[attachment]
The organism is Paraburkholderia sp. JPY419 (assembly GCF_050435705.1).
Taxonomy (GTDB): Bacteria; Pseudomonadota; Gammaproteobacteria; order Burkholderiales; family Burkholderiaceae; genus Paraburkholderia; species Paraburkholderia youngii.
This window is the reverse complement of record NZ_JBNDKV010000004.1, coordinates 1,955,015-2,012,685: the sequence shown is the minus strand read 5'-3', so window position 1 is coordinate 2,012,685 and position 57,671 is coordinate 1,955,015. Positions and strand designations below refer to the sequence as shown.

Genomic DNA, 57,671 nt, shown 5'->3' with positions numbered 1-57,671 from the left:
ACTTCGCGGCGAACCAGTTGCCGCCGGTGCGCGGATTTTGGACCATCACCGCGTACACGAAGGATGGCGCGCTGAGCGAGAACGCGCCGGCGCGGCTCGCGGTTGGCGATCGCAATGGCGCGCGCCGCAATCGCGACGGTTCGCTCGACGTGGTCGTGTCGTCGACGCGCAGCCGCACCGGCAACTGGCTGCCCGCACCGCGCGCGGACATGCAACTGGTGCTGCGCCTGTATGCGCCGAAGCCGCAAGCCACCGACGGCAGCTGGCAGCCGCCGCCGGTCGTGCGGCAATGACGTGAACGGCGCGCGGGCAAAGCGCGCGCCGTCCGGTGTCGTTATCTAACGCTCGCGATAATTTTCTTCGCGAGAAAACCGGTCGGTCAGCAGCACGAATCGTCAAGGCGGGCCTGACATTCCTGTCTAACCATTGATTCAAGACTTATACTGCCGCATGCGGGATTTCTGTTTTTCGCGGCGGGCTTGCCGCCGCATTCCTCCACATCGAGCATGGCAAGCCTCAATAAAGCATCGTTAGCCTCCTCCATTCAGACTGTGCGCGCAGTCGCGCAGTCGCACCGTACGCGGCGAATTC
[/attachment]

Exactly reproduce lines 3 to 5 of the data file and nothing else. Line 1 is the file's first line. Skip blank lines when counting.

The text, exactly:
This window is the reverse complement of record NZ_JBNDKV010000004.1, coordinates 1,955,015-2,012,685: the sequence shown is the minus strand read 5'-3', so window position 1 is coordinate 2,012,685 and position 57,671 is coordinate 1,955,015. Positions and strand designations below refer to the sequence as shown.

Genomic DNA, 57,671 nt, shown 5'->3' with positions numbered 1-57,671 from the left:
ACTTCGCGGCGAACCAGTTGCCGCCGGTGCGCGGATTTTGGACCATCACCGCGTACACGAAGGATGGCGCGCTGAGCGAGAACGCGCCGGCGCGGCTCGCGGTTGGCGATCGCAATGGCGCGCGCCGCAATCGCGACGGTTCGCTCGACGTGGTCGTGTCGTCGACGCGCAGCCGCACCGGCAACTGGCTGCCCGCACCGCGCGCGGACATGCAACTGGTGCTGCGCCTGTATGCGCCGAAGCCGCAAGCCACCGACGGCAGCTGGCAGCCGCCGCCGGTCGTGCGGCAATGACGTGAACGGCGCGCGGGCAAAGCGCGCGCCGTCCGGTGTCGTTATCTAACGCTCGCGATAATTTTCTTCGCGAGAAAACCGGTCGGTCAGCAGCACGAATCGTCAAGGCGGGCCTGACATTCCTGTCTAACCATTGATTCAAGACTTATACTGCCGCATGCGGGATTTCTGTTTTTCGCGGCGGGCTTGCCGCCGCATTCCTCCACATCGAGCATGGCAAGCCTCAATAAAGCATCGTTAGCCTCCTCCATTCAGACTGTGCGCGCAGTCGCGCAGTCGCACCGTACGCGGCGAATTC